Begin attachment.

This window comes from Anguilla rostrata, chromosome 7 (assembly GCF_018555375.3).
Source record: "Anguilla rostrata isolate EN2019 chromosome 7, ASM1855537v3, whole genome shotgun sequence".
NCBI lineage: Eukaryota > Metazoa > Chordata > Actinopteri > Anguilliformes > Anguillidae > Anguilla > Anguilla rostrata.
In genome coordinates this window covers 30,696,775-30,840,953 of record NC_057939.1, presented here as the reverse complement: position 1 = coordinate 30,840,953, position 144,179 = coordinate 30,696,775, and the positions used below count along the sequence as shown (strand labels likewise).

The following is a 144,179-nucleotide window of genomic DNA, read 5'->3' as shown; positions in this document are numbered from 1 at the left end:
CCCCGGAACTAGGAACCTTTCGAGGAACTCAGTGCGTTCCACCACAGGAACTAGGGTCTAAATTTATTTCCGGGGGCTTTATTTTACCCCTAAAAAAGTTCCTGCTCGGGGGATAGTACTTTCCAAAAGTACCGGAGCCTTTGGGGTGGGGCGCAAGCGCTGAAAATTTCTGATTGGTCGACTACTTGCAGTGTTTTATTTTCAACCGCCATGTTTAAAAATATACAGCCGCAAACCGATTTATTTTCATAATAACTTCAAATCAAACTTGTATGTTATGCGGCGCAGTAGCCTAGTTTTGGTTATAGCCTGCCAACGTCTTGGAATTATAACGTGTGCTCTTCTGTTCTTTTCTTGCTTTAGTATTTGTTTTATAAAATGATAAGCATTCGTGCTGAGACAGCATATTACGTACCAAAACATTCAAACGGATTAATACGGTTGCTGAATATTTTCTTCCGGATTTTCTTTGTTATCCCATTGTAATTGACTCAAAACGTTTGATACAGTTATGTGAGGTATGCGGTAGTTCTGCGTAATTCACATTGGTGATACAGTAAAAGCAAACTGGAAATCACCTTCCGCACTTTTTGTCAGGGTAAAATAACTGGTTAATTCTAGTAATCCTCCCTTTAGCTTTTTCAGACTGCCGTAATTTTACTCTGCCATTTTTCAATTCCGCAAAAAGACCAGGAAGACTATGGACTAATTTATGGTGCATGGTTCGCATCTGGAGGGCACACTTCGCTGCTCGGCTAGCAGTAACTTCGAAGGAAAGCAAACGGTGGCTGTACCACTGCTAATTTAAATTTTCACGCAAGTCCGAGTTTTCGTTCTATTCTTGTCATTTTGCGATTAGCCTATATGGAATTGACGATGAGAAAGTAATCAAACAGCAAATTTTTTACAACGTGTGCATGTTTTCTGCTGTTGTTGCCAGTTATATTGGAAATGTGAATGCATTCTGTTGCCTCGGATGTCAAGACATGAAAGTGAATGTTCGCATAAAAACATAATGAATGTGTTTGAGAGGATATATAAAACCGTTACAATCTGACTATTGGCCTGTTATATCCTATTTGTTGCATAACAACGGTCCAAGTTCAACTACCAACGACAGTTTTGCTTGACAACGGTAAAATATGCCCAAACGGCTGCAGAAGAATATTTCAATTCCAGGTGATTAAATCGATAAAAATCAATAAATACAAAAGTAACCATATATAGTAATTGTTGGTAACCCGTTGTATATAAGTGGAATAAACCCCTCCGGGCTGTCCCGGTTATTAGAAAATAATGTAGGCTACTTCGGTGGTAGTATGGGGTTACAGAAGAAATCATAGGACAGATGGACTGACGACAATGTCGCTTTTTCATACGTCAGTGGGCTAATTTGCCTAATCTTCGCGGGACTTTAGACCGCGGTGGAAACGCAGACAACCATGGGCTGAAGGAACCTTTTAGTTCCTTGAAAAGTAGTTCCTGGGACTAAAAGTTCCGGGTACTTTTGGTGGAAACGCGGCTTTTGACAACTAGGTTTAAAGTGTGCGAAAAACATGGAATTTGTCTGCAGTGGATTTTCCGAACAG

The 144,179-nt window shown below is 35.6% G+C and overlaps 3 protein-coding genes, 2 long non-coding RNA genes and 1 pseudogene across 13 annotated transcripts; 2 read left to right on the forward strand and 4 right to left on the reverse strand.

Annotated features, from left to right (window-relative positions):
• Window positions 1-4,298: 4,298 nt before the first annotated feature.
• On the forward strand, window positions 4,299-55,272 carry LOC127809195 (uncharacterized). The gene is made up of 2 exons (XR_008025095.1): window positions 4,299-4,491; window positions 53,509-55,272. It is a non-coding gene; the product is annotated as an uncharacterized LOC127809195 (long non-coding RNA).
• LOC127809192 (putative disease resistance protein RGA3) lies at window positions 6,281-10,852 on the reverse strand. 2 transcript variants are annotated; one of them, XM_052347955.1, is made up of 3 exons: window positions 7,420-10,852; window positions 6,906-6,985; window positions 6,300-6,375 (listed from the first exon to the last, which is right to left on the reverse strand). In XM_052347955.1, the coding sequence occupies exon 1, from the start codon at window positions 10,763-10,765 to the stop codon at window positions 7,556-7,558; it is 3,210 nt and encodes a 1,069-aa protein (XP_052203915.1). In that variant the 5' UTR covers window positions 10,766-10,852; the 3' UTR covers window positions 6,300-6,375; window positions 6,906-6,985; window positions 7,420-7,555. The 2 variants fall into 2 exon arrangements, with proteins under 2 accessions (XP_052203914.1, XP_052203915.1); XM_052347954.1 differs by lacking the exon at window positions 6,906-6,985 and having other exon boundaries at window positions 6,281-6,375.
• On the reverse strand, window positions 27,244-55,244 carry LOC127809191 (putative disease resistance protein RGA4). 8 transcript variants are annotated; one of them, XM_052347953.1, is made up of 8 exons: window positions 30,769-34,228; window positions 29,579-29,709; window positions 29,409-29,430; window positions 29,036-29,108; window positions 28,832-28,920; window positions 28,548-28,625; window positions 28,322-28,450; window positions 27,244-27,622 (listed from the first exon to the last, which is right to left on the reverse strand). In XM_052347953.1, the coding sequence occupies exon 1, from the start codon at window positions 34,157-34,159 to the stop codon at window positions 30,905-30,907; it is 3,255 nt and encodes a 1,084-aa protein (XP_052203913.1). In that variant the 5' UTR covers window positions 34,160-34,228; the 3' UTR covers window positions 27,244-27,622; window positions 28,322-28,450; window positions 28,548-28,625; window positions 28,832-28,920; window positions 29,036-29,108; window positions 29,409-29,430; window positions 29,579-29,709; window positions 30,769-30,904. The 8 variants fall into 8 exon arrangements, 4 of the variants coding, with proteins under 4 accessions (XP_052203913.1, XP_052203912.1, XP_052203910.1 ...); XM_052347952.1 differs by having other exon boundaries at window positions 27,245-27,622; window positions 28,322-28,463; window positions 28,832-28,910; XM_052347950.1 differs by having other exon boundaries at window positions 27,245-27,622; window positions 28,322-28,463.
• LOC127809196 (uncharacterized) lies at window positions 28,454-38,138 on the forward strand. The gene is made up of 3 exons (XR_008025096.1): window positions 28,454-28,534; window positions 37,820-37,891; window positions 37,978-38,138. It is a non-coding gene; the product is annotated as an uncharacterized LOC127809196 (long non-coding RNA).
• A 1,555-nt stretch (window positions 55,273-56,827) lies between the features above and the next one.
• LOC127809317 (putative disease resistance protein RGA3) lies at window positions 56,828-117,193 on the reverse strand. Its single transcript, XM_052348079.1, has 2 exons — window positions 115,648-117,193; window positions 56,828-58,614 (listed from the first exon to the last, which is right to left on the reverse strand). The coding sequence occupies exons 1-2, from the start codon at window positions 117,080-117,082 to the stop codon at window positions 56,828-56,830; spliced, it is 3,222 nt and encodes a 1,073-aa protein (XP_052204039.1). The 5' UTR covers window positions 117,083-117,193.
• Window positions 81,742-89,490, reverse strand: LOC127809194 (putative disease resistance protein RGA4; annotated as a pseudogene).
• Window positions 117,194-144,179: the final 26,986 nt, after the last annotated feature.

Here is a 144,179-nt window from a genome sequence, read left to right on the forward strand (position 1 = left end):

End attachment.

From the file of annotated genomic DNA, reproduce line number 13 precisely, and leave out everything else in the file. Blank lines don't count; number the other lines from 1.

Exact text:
• LOC127809196 (uncharacterized) lies at window positions 28,454-38,138 on the forward strand. The gene is made up of 3 exons (XR_008025096.1): window positions 28,454-28,534; window positions 37,820-37,891; window positions 37,978-38,138. It is a non-coding gene; the product is annotated as an uncharacterized LOC127809196 (long non-coding RNA).